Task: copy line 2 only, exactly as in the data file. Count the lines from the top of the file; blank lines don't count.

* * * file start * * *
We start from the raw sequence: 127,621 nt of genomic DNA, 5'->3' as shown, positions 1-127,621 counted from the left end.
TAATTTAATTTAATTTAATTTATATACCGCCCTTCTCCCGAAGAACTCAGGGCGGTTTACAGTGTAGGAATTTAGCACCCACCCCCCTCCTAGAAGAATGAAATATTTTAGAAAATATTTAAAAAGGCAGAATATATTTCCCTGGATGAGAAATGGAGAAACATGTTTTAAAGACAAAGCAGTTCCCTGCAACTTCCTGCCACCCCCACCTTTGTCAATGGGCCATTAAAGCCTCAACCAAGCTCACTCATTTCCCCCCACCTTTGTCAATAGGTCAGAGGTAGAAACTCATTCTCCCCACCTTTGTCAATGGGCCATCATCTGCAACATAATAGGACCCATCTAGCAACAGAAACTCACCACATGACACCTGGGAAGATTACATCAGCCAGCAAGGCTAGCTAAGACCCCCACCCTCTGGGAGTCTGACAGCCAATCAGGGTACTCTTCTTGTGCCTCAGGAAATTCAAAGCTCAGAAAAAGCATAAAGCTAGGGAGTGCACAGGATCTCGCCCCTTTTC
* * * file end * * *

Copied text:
TAATTTAATTTAATTTAATTTATATACCGCCCTTCTCCCGAAGAACTCAGGGCGGTTTACAGTGTAGGAATTTAGCACCCACCCCCCTCCTAGAAGAATGAAATATTTTAGAAAATATTTAAAAAGGCAGAATATATTTCCCTGGATGAGAAATGGAGAAACATGTTTTAAAGACAAAGCAGTTCCCTGCAACTTCCTGCCACCCCCACCTTTGTCAATGGGCCATTAAAGCCTCAACCAAGCTCACTCATTTCCCCCCACCTTTGTCAATAGGTCAGAGGTAGAAACTCATTCTCCCCACCTTTGTCAATGGGCCATCATCTGCAACATAATAGGACCCATCTAGCAACAGAAACTCACCACATGACACCTGGGAAGATTACATCAGCCAGCAAGGCTAGCTAAGACCCCCACCCTCTGGGAGTCTGACAGCCAATCAGGGTACTCTTCTTGTGCCTCAGGAAATTCAAAGCTCAGAAAAAGCATAAAGCTAGGGAGTGCACAGGATCTCGCCCCTTTTC